2021.04.29 Hsin-yin Yu.pdf (1.24 MB)
Metal and Assimilable Organic Carbon Removal in Drinking Water with Reverse Osmosis and Activated Carbon Point-of-Use Systems
thesisposted on 2021-04-30, 20:29 authored by Hsin-yin YuHsin-yin Yu
Activated carbon (AC) systems and reverse osmosis (RO) systems are commonly used point-of-use (POU) water filtration systems as the last barrier to remove trace-level contaminants in tap water to protect human health. Limited studies have been done to evaluate trace-level manganese and uranium removal in tap water. Additionally, undesired microbial growth in POU systems may reduce treatment efficiencies of POU systems and limited studies have been done to evaluate microbial growth potential in POU systems. The overall research objective of this study was to systematically evaluate the removal of metals and assimilable organic carbon in POU systems. AC systems were operated to 200% of their designed treatment capacities and RO systems were operated for three weeks. The results indicated that AC systems were generally ineffective to remove metals in drinking water, while metals were effectively removed in RO systems. The results showed that calcium and magnesium were not effectively removed in AC systems with removal efficiencies of less than 1%. Various factions of iron were removed with its removal efficiencies in AC systems ranged between 61% and 84%. Copper was effectively removed in AC systems with removal efficiencies greater than 95%, which was possibly related to its low influent concentration in drinking water (<30 μg/L). Both manganese and uranium were ineffectively removed from AC systems. Different from AC systems, RO systems were consistently effective to remove all metals. Calcium, magnesium, iron, and copper were all removed with removal efficiencies greater than 98%, while removal efficiencies of manganese and uranium in RO systems were above 95%. Assimilable organic carbon was effectively removed from all AC and RO systems and high variability of AOC removal efficiencies were observed, which may be attributed to the heterogenicity of biofilm and microbial growth in POU systems. The new knowledge generated from this study can help improve our understanding of emerging contaminant removal in POU systems and develop better strategies for the design and operation of POU systems to remove emerging contaminants in drinking water and mitigate their health risks to humans.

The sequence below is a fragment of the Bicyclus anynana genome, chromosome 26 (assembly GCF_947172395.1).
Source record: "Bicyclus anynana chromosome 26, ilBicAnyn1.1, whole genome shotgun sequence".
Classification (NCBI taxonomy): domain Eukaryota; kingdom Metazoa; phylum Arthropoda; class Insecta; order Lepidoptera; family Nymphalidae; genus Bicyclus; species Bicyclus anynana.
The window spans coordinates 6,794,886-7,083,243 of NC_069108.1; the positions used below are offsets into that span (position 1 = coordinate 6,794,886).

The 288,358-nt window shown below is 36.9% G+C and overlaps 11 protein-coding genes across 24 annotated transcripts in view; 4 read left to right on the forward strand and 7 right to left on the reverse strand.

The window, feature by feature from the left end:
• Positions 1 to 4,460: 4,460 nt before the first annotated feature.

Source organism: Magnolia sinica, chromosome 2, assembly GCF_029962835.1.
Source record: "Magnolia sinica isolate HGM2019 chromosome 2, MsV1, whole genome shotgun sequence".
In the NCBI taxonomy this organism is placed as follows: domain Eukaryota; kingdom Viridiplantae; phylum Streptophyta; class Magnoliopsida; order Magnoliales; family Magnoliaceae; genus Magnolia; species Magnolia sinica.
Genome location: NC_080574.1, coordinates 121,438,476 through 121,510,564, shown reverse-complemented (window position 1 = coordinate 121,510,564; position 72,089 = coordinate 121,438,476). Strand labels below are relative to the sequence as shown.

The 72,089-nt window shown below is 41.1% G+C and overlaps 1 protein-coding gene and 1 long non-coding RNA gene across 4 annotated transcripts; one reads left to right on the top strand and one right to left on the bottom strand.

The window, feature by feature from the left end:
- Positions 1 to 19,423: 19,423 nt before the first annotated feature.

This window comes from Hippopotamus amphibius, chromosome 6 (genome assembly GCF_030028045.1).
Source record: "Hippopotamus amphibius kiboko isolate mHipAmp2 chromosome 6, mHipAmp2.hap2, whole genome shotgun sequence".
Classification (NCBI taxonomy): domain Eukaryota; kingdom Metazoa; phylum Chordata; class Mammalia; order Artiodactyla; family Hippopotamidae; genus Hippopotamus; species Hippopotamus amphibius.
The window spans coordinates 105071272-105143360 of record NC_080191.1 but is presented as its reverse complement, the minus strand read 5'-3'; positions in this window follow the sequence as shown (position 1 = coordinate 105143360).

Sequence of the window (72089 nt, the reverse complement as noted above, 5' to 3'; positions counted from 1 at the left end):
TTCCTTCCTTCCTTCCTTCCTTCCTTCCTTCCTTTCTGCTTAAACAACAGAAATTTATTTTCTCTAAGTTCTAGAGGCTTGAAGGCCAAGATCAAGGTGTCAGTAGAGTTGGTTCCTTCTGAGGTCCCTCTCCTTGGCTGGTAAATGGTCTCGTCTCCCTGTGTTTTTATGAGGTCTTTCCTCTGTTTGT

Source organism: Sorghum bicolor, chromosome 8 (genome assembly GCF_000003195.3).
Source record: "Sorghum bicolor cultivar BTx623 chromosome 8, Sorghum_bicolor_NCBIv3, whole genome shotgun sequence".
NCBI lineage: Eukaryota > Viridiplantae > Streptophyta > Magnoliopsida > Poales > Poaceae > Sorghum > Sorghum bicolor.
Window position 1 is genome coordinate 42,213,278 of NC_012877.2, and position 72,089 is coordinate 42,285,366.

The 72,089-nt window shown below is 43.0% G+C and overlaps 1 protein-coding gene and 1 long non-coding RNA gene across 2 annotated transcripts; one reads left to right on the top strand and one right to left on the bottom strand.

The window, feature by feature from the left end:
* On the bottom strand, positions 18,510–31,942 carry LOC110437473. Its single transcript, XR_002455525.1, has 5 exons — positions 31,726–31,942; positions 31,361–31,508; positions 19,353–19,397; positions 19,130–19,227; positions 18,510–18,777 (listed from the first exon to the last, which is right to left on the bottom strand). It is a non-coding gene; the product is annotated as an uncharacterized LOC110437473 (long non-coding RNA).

- Master of Science
- Environmental and Ecological Engineering
- West Lafayette